Risk exposure
Ryan O. Murphy’s Homepagehttp://vlab.ethz.ch/ROM/DBGT/Homepage.html

    Is it better to start an endeavor by taking small risks, and then gradually increase risk taking over time? Or conversely is it better to “start big,” by taking large risks-- making aggressive moves-- and then decrease risk exposure over time? Or, as a final strategy, is it better to keep risk exposure at a constant level over the duration of an endeavor? These three questions all relate to how decision makers change their risk taking behavior in a dynamic environment where they can sequentially change their level of risk exposure. Regardless of how they do it, presumably decision makers adjust their risk exposure to maximize their expected utility, an assumption congruent with a central assumption of neoclassic economic models.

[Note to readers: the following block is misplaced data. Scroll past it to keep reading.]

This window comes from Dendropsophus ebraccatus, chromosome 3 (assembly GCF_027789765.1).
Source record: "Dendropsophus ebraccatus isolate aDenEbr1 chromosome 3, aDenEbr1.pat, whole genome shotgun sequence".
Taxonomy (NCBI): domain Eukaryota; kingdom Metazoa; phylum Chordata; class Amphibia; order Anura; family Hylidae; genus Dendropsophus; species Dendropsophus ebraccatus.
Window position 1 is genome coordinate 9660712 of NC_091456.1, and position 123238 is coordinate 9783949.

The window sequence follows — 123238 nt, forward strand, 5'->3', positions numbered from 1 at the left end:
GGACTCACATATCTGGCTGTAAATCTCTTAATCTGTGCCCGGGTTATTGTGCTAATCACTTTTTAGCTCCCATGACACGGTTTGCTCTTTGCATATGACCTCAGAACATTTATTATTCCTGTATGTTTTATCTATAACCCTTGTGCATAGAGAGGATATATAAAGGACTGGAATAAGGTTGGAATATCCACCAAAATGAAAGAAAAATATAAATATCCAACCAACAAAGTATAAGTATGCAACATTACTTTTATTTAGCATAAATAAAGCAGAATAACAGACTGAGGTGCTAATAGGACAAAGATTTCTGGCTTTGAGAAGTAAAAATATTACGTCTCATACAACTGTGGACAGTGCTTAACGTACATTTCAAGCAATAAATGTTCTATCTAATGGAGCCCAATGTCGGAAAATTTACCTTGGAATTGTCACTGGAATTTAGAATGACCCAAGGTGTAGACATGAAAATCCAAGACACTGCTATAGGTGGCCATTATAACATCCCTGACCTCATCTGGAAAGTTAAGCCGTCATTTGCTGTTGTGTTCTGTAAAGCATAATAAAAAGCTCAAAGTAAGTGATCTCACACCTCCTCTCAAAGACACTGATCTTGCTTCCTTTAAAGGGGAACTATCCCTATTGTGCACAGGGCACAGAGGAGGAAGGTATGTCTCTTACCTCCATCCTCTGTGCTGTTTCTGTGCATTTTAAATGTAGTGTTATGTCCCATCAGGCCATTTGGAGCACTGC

Multiple real-world examples of such scenarios exist. A first example is found in sports, where a team's probability of winning is a major factor in a team's profitability.  Economic analysis using play-by-play data and stochastic modeling suggests that in the American National Football League, teams' decisions between kicking and trying for a first down show a significant bias which undermines teams' chances of winning (Romer, 2006). A second example is found at the blackjack tables in Las Vegas, where individuals must decide whether to play aggressively or conservatively as hands are played over time. In a recent working paper Carlin and Robinson (2009) find strong evidence of a significant omission bias as blackjack players, even those playing for very large stakes, incur large losses by playing too conservatively. Further, after playing aggressively, individuals show a rebound effect, playing even more conservatively thereafter.

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